For Immediate Release
Dan Beeton, 202-239-1460
Maduro’s Win, Though Narrow, Likely Results from People’s Improved Living Standards in Chávez Era, says CEPR Co-Director
U.S. Should Recognize Results, as Rest of Hemisphere Will
WASHINGTON - The Obama administration should recognize the presidential election results in Venezuela, Center for Economic and Policy Research (CEPR) Co-Director Mark Weisbrot said today. Venezuela’s electoral authority, the Consejo Nacional Electoral (CNE) reported early results showing that Nicolas Maduro had won by a margin of 1.6 percentage points over Henrique Capriles (50.7 to 49.1 percent), or about 275,000 votes.
“The Obama administration should not play politics with this one,” said Weisbrot. “As in most elections or plebiscites in Venezuela since 2004, there are elements of the opposition that do not want to accept the choice of the voters. The Obama administration should not encourage them.”
Weisbrot noted that the Obama administration has been hostile to the Chávez government through the last months of Chávez’ life, and even after his death, when it issued an unfriendly statement that did not even offer condolences.
Although the election was relatively close, Venezuela’s voting system is very secure, and 54.3 percent of the machines are subject to a random paper ballot audit by the National Electoral Council (on which the opposition is represented). Voters make their choice on a touch screen and a paper receipt is printed, which the voter then examines and places in a ballot box. Thus, there are two records for every vote. To manipulate the vote, one would have to fix the machines, and then go back and stuff the ballot boxes to match the electronic manipulation – something that would be extremely difficult if not impossible.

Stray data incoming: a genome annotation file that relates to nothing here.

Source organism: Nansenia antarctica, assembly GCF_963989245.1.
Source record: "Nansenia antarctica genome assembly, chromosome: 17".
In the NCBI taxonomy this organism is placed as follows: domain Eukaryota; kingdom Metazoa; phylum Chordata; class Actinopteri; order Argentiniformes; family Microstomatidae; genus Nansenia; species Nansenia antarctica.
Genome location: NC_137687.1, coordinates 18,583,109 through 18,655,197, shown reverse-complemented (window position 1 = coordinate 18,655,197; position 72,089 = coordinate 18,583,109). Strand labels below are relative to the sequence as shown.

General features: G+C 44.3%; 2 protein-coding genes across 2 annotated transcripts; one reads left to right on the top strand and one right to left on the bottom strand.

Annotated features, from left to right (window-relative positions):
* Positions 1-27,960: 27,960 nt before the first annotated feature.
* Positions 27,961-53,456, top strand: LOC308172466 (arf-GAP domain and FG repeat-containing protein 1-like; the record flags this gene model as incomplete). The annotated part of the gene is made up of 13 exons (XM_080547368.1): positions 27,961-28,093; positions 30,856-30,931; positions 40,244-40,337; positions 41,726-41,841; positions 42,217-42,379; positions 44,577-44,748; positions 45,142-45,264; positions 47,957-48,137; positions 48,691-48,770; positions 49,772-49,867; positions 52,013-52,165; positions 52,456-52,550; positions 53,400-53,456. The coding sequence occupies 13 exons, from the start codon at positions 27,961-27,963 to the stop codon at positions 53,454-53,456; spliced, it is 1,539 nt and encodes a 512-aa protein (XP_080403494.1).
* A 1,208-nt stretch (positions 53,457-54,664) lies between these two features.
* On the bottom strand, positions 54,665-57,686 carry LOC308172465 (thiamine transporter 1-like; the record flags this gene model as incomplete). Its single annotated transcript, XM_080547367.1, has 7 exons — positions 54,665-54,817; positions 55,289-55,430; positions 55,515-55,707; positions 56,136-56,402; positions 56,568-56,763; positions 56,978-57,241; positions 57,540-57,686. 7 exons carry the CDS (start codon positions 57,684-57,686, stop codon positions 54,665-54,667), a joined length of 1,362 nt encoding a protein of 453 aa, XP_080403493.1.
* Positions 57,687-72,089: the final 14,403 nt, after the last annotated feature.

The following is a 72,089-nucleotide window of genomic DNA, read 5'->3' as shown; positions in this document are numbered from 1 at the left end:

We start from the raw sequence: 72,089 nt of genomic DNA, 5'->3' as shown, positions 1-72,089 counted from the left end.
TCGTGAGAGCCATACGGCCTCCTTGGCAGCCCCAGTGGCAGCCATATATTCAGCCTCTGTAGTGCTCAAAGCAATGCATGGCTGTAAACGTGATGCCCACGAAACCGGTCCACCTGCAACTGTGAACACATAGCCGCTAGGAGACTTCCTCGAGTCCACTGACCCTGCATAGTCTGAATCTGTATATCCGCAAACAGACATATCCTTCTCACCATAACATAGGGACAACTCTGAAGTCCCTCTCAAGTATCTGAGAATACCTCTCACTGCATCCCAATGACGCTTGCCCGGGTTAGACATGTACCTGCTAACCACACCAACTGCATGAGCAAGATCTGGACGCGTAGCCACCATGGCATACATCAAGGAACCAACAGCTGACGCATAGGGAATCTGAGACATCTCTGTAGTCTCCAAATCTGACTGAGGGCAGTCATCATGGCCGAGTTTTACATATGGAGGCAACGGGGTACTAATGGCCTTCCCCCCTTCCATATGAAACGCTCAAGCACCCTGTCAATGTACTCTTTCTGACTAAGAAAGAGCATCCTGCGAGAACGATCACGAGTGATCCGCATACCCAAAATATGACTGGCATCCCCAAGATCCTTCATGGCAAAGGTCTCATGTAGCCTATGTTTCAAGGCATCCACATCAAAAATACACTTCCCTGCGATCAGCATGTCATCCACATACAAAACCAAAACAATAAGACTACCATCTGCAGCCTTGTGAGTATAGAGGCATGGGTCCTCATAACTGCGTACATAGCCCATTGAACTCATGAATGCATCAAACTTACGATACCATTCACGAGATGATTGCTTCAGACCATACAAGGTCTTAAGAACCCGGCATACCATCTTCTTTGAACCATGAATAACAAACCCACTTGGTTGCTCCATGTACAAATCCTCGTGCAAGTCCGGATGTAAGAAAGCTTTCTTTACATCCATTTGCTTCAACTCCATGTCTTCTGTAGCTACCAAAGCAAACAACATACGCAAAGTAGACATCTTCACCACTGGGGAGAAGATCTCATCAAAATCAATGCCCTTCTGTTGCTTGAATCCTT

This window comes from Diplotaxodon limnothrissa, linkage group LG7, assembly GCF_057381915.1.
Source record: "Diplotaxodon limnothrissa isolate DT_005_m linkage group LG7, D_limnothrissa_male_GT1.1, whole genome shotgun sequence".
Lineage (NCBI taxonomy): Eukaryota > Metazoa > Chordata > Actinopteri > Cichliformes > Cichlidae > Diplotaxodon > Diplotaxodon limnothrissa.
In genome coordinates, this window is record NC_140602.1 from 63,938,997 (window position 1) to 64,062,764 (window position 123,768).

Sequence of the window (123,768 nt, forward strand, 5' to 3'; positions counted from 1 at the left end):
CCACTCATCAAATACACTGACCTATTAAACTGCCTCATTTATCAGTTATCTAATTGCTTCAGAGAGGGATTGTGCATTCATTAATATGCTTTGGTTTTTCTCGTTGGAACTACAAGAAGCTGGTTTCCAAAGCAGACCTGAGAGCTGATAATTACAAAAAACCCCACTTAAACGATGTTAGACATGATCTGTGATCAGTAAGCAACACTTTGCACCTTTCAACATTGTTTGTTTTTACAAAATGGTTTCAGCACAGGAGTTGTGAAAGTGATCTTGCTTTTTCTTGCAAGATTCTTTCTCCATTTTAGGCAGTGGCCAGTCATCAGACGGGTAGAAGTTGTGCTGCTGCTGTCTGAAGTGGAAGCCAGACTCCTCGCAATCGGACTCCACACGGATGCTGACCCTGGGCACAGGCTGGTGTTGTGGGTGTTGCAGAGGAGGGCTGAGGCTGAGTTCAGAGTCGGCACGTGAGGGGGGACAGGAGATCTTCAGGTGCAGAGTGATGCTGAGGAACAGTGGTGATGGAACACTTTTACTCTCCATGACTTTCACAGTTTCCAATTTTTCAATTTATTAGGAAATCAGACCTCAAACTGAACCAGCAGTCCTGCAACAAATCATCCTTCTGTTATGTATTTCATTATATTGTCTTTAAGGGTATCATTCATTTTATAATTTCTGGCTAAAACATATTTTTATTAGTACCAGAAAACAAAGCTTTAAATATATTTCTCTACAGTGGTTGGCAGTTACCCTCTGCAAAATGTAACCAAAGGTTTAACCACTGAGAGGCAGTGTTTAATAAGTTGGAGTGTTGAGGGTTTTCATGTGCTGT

Former U.S. president Jimmy Carter last year called Venezuela’s electoral system “the best in the world,” and ahead of today’s elections former president of Guatemala Álvaro Colom – who monitored the elections – stated that the vote was “secure” and could easily be verified.
“Unlike in the United States, where we really don’t know who won when the vote is close, in Venezuela it can be verified,” said Weisbrot.
150 electoral monitors from around the world monitored Venezuela’s elections today, visiting voting centers around the country and also observing counting and verification procedures. They include delegations from the Union of South American Nations (UNASUR), the Carter Center and the Unión Interamericana de Organismos Electorales.
By contrast, U.S. Assistant Secretary of State for Western Hemispheric Affairs Roberta Jacobson told Spanish newspaper El País last month that “It will be a little difficult” for Venezuela to have “clean and transparent” elections.
Capriles has called for an audit of 100 percent of the votes, and Maduro said he is open to the idea. But Weisbrot noted that even with a random sample of 54 percent, there would be no doubt about the outcome.
Weisbrot noted that Maduro’s win was most likely attributable in large part to the increase in living standards during the Chávez presidency, and support for the government’s misiones, or social programs. Since the Chávez government got control over the national oil industry, poverty was reduced by about half and extreme poverty by 70 percent. Unemployment has fallen from 14.5 to 8 percent, and income inequality has dropped sharply. Add to that the enormous support for the misiones that provide free health care and expanded access to education, and it is not surprising that a majority of Venezuelans would vote for continuity.
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